Las Vegas, NV (PressExposure) November 22, 2014 -- It's expected to be a busy winter sightseeing season at Grand Canyon National Park this year and that's one of the reasons that Grand Canyon Tours is urging travelers to book their day trips now before seats sell out.
"The weather has been incredibly favorable so far and thus it's expected that this could be one of the busiest winter travel seasons the Park's experienced in years," said Keith Kravitz, owner of Grand Canyon Tours.
Travelers can take tours to the Canyon from Las Vegas, NV, and South Rim, AZ, which is typically the starting point for visitors based in Sedona, Flagstaff, Phoenix and Scottsdale. "From Phoenix, the South Rim is a 3.5-hour drive on a very scenic piece of Arizona highway," noted Kravitz.
From Vegas, travelers can visit the West Rim, which is 125 miles east of town, and the South Rim, which requires a 5.5-hour drive but can also be done in 60 minutes by airplane. "How one gets to the South Rim is usually determined by the time it takes to there," noted Kravitz. "These days, most are opting for the plane."
The most popular Vegas tours are done by helicopter, which go to the top or bottom of the Canyon. "By far, the most popular trip is the one that goes to the base for a Champagne picnic," said Kravitz. "That's followed by the one that includes a boat ride on the Colorado River and tickets to the Grand Canyon Skywalk."
The Skywalk is Vegas' most famous outdoor attraction. Made of glass, the bridge lets visitors walk 70 feet over the edge until the bottom of the Canyon is 4,000 feet below the surface of the structure. "It's a fantastic experience and some of the best views of the Rim are to be had from the glass walkway," noted Kravitz.
Travelers need to be advised that Vegas helicopters only fly to the West Rim because the South is too far. Further, these particular flights are the only ones that land at the bottom; flying below the rim and landing is banned at that South Rim by the National Park Service (NPS).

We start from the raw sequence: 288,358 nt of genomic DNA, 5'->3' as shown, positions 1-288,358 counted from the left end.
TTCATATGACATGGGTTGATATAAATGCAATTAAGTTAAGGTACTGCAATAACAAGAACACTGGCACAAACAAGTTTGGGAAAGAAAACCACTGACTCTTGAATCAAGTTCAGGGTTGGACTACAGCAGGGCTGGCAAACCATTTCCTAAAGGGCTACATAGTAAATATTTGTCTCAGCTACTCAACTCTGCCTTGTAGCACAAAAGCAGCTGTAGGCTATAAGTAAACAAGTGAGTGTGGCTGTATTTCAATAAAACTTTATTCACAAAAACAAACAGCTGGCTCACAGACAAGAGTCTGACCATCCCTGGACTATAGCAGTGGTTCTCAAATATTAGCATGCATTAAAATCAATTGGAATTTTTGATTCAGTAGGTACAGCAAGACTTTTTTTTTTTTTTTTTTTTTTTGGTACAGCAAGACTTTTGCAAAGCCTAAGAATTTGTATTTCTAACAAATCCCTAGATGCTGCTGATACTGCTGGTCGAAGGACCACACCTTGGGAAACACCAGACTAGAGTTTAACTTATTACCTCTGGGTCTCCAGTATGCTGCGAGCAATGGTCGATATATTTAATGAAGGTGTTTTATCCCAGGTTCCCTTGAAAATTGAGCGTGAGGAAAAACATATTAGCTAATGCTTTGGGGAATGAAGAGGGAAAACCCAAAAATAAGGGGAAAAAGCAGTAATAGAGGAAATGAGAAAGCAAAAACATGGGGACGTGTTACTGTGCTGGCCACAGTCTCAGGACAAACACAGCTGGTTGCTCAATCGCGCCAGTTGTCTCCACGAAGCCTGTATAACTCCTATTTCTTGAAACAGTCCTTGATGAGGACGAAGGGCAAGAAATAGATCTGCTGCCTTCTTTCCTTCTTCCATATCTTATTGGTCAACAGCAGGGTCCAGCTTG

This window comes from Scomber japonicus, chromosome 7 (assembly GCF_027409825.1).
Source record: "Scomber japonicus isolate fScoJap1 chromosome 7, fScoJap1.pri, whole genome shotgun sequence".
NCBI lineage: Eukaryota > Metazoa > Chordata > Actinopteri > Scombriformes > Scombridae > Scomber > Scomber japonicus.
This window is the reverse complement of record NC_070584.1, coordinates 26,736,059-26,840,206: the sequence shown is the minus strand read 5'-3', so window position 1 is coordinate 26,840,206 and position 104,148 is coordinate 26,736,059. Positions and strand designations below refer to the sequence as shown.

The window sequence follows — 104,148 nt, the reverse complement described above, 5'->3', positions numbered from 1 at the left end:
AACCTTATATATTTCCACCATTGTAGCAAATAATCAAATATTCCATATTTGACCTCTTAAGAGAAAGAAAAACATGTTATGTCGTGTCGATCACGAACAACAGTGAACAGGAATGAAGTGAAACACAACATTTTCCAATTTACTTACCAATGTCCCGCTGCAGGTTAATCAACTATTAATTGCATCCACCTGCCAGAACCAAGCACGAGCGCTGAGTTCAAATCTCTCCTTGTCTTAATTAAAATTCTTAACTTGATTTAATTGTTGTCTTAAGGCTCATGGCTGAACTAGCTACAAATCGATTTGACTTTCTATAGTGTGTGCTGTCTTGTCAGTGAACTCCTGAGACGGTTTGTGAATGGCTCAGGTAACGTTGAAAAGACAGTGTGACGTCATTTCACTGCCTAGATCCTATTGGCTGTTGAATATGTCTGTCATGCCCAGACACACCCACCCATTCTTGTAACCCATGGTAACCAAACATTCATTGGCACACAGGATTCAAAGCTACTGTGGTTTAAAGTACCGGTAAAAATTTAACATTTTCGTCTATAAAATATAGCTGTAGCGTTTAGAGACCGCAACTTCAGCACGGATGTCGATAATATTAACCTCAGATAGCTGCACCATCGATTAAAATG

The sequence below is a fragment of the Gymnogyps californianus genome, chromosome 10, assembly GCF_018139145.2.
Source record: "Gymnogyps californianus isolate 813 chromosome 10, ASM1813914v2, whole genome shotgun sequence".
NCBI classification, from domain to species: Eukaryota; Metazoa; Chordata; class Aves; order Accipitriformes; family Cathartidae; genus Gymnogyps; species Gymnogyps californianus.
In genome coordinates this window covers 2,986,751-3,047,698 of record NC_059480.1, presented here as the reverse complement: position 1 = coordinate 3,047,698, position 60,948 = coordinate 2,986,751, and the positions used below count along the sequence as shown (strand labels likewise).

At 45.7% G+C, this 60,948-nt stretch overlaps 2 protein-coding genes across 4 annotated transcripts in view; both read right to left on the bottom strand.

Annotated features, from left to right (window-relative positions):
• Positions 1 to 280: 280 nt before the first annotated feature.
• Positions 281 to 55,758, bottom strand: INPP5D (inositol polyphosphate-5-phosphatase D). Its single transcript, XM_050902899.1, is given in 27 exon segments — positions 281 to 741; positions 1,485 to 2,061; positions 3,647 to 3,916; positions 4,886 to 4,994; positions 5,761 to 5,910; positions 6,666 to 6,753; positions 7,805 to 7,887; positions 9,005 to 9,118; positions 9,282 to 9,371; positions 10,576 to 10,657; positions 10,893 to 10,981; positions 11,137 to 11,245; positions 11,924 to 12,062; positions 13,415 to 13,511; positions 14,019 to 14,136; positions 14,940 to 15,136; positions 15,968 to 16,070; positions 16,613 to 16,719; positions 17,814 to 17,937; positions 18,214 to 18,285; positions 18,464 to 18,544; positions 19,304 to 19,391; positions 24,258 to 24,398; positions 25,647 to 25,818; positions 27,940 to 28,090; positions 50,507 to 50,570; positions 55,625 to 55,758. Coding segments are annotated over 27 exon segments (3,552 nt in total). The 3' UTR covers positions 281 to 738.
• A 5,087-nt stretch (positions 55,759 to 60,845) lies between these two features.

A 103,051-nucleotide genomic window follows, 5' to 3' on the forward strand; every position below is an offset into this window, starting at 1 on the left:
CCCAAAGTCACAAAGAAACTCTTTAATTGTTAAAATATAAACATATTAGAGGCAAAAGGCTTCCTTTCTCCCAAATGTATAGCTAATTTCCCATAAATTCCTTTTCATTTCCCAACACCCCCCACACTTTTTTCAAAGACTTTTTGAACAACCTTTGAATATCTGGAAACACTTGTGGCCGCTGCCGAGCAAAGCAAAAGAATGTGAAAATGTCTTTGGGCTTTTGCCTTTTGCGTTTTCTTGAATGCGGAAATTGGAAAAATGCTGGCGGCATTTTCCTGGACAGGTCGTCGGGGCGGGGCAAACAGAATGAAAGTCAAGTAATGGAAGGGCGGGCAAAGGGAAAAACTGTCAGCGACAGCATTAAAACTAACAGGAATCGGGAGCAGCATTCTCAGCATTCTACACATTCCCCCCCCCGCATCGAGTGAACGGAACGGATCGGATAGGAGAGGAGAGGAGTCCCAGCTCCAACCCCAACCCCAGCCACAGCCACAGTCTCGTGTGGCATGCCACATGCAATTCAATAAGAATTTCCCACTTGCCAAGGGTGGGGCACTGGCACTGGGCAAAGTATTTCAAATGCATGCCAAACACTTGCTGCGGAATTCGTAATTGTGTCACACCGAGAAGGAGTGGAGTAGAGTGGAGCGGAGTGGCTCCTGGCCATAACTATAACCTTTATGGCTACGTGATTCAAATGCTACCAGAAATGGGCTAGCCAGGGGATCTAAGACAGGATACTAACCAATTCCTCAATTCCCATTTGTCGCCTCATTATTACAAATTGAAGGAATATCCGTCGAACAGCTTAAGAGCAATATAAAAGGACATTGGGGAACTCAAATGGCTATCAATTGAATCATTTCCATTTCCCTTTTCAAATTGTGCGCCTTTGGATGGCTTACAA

At South Rim, there are 30-minute and 50-minute helicopter rides. The shorter one goes form the South Rim to the North and back. Before landing, it cruises through the Dragoon Corridor, the widest and deepest section of the Canyon. The 50-minute flight does the same plus it includes everything up to the Park's east border and extended time over the isolated North Rim.
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Plane tours are available from Vegas and the South Rim. For the most part, Vegas planes are similar to helicopters in that they offer opportunities for travelers to land at the top and bottom of the Canyon. "The way to do this is to add a helicopter ride to the bottom," noted Kravitz. "And for those visitors who want it all, the Colorado boat ride option is also available."
Helicopter rides often sell out because they are limited to six or seven people per aircraft. Planes, by contrast, hold up to 19 people, which means more seats are available at a lower price. "If a traveler can't get the helicopter tour they want, it's recommended that a plane tour be considered. Indeed, planes fly at a higher altitude, but that's not a deal breaker if the goal is to get airborne."
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Buses from Vegas
Vegas bus tours are very popular with budget travelers. Trips leave once daily in the morning and go to either the West Rim or the South Rim. Total tour time for these trips is 13 hours for the West and 15 hours for the South. "Travelers need to allocate an entire day for bus tours," said Kravitz. "And it's advised not to make evening plans afterward because exact return times can't be guaranteed."
For more information on Grand Canyon tours, including how to get great deals, please visit: